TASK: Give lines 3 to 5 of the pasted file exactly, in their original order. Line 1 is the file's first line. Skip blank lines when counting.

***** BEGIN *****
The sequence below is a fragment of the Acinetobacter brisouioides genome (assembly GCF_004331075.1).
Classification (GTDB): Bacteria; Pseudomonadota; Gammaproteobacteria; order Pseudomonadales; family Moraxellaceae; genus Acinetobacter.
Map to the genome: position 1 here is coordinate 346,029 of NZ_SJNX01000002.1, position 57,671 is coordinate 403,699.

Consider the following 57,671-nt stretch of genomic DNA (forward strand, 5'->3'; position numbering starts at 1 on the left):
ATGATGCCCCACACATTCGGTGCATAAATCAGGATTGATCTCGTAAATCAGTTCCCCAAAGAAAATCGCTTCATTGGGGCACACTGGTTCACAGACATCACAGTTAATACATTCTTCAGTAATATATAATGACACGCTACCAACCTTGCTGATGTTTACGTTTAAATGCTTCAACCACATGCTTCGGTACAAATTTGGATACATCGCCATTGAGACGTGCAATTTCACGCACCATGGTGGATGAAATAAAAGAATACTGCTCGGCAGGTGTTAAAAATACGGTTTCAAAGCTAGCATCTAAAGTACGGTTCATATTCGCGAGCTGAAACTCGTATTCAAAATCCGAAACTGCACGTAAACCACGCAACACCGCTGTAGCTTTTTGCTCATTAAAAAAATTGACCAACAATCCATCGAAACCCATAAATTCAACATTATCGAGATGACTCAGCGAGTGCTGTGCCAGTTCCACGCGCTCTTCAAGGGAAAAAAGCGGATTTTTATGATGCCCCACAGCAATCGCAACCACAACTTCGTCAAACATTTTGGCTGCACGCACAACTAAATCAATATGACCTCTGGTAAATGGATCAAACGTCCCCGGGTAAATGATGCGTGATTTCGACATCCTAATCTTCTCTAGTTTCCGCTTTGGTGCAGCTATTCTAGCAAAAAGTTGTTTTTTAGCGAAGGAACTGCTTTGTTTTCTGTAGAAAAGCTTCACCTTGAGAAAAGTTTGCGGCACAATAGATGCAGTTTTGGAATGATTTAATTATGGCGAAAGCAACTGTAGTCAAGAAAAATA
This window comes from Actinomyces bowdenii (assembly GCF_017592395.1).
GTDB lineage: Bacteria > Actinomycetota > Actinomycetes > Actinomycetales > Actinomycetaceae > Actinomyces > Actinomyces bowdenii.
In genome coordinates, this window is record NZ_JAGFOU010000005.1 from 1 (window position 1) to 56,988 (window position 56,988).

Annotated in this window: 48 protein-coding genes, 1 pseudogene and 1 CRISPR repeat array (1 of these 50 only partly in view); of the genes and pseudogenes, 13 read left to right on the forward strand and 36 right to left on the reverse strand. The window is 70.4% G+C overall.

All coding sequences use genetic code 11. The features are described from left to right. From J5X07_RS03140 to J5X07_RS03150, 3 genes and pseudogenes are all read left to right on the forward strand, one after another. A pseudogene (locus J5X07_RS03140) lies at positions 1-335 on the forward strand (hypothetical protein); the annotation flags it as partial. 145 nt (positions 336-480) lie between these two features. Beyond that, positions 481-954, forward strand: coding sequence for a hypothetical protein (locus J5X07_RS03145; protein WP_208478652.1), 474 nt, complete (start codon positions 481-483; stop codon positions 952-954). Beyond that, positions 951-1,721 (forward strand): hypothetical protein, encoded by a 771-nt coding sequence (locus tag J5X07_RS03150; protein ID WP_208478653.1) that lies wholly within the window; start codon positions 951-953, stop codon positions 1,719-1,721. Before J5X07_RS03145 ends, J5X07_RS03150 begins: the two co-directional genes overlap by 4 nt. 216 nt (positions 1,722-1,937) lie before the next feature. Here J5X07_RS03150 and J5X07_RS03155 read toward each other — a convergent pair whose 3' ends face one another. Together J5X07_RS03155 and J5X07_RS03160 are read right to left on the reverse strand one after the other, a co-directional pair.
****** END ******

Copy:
Map to the genome: position 1 here is coordinate 346,029 of NZ_SJNX01000002.1, position 57,671 is coordinate 403,699.

Consider the following 57,671-nt stretch of genomic DNA (forward strand, 5'->3'; position numbering starts at 1 on the left):
ATGATGCCCCACACATTCGGTGCATAAATCAGGATTGATCTCGTAAATCAGTTCCCCAAAGAAAATCGCTTCATTGGGGCACACTGGTTCACAGACATCACAGTTAATACATTCTTCAGTAATATATAATGACACGCTACCAACCTTGCTGATGTTTACGTTTAAATGCTTCAACCACATGCTTCGGTACAAATTTGGATACATCGCCATTGAGACGTGCAATTTCACGCACCATGGTGGATGAAATAAAAGAATACTGCTCGGCAGGTGTTAAAAATACGGTTTCAAAGCTAGCATCTAAAGTACGGTTCATATTCGCGAGCTGAAACTCGTATTCAAAATCCGAAACTGCACGTAAACCACGCAACACCGCTGTAGCTTTTTGCTCATTAAAAAAATTGACCAACAATCCATCGAAACCCATAAATTCAACATTATCGAGATGACTCAGCGAGTGCTGTGCCAGTTCCACGCGCTCTTCAAGGGAAAAAAGCGGATTTTTATGATGCCCCACAGCAATCGCAACCACAACTTCGTCAAACATTTTGGCTGCACGCACAACTAAATCAATATGACCTCTGGTAAATGGATCAAACGTCCCCGGGTAAATGATGCGTGATTTCGACATCCTAATCTTCTCTAGTTTCCGCTTTGGTGCAGCTATTCTAGCAAAAAGTTGTTTTTTAGCGAAGGAACTGCTTTGTTTTCTGTAGAAAAGCTTCACCTTGAGAAAAGTTTGCGGCACAATAGATGCAGTTTTGGAATGATTTAATTATGGCGAAAGCAACTGTAGTCAAGAAAAATA